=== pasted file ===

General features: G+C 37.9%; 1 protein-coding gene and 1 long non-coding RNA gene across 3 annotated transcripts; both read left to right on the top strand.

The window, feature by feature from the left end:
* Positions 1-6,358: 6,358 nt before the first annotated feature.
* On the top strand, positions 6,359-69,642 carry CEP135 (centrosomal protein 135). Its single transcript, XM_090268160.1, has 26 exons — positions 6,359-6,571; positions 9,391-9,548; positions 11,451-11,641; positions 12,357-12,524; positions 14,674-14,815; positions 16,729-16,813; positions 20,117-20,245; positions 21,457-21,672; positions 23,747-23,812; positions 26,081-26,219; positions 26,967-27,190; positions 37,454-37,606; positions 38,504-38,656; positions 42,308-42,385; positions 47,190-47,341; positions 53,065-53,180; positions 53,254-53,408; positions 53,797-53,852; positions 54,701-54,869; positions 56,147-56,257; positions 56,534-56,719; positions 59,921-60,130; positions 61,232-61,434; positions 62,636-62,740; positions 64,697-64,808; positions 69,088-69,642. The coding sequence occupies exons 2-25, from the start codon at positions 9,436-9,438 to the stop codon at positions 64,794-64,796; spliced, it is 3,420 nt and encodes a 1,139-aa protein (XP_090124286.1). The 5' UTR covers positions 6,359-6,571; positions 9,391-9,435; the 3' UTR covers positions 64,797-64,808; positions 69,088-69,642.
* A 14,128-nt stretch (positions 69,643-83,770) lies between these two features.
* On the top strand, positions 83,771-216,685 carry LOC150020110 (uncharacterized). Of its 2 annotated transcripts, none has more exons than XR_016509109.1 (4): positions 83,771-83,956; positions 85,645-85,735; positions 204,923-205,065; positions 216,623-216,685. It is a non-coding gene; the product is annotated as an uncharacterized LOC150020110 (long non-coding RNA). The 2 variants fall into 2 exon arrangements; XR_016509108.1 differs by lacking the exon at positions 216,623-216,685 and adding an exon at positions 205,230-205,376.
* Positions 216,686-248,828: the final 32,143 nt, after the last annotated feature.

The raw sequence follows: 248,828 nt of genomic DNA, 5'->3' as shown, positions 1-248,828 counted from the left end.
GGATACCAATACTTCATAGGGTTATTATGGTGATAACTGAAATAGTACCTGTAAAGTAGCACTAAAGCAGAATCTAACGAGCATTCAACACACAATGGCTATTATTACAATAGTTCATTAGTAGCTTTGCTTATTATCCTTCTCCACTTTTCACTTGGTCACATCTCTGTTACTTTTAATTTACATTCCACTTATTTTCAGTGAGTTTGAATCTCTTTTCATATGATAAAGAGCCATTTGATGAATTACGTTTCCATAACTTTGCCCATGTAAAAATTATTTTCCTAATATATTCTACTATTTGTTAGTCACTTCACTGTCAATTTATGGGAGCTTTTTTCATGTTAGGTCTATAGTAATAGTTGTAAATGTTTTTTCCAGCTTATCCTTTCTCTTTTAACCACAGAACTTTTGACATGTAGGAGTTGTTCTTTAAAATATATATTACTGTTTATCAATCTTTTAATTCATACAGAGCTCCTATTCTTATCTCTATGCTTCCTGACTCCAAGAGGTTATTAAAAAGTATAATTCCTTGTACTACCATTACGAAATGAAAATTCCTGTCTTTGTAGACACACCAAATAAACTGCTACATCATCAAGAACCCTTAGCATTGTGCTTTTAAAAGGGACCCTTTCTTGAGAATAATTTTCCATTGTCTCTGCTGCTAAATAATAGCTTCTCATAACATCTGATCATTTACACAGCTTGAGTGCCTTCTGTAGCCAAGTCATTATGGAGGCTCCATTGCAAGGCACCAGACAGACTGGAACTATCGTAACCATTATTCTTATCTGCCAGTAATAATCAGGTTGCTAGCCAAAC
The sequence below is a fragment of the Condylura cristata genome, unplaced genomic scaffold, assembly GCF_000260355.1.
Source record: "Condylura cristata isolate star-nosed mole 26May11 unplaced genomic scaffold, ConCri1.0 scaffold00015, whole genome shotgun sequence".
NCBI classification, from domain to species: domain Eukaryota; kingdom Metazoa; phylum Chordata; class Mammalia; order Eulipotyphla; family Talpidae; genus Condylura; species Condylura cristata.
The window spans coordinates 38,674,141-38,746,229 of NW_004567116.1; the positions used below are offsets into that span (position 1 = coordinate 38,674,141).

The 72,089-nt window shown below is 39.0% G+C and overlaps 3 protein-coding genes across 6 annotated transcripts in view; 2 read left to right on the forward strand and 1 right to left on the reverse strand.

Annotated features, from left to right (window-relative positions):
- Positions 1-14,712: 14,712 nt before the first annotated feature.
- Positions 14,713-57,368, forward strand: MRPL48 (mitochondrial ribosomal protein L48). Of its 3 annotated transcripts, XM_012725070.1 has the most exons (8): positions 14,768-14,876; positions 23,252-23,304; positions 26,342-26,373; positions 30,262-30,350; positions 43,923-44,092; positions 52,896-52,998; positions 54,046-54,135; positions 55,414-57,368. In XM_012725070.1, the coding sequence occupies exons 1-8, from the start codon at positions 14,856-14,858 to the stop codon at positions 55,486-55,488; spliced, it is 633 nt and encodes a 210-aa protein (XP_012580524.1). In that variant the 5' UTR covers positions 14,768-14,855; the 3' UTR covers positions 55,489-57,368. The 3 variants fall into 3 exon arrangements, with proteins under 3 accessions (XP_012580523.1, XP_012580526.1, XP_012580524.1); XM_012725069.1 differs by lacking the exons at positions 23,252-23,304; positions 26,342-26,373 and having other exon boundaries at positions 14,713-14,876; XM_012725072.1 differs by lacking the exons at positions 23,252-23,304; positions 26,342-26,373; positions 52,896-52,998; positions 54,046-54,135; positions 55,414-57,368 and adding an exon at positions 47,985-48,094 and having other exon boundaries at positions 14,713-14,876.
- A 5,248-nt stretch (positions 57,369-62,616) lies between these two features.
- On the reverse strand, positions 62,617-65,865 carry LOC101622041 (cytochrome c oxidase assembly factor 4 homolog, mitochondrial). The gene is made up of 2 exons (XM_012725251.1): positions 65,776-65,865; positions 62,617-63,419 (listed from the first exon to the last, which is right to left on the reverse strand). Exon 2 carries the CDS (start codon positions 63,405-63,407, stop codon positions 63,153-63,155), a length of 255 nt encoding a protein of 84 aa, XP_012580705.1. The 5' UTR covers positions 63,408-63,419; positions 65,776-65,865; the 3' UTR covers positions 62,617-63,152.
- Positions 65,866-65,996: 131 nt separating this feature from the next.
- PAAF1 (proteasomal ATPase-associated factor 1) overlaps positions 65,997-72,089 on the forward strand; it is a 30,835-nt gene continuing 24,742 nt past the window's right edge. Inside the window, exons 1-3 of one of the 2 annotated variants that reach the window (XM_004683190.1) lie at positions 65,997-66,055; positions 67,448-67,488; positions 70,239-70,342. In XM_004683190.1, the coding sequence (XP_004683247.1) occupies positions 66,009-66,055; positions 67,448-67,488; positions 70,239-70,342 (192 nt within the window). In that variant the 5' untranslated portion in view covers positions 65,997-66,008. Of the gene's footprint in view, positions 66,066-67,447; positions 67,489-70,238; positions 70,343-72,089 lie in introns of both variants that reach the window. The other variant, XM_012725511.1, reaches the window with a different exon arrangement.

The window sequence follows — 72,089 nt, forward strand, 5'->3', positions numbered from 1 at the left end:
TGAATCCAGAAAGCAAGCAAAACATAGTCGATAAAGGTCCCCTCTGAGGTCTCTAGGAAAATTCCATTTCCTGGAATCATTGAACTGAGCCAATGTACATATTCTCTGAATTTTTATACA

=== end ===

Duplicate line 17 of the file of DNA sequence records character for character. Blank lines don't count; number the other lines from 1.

- Positions 14,713-57,368, forward strand: MRPL48 (mitochondrial ribosomal protein L48). Of its 3 annotated transcripts, XM_012725070.1 has the most exons (8): positions 14,768-14,876; positions 23,252-23,304; positions 26,342-26,373; positions 30,262-30,350; positions 43,923-44,092; positions 52,896-52,998; positions 54,046-54,135; positions 55,414-57,368. In XM_012725070.1, the coding sequence occupies exons 1-8, from the start codon at positions 14,856-14,858 to the stop codon at positions 55,486-55,488; spliced, it is 633 nt and encodes a 210-aa protein (XP_012580524.1). In that variant the 5' UTR covers positions 14,768-14,855; the 3' UTR covers positions 55,489-57,368. The 3 variants fall into 3 exon arrangements, with proteins under 3 accessions (XP_012580523.1, XP_012580526.1, XP_012580524.1); XM_012725069.1 differs by lacking the exons at positions 23,252-23,304; positions 26,342-26,373 and having other exon boundaries at positions 14,713-14,876; XM_012725072.1 differs by lacking the exons at positions 23,252-23,304; positions 26,342-26,373; positions 52,896-52,998; positions 54,046-54,135; positions 55,414-57,368 and adding an exon at positions 47,985-48,094 and having other exon boundaries at positions 14,713-14,876.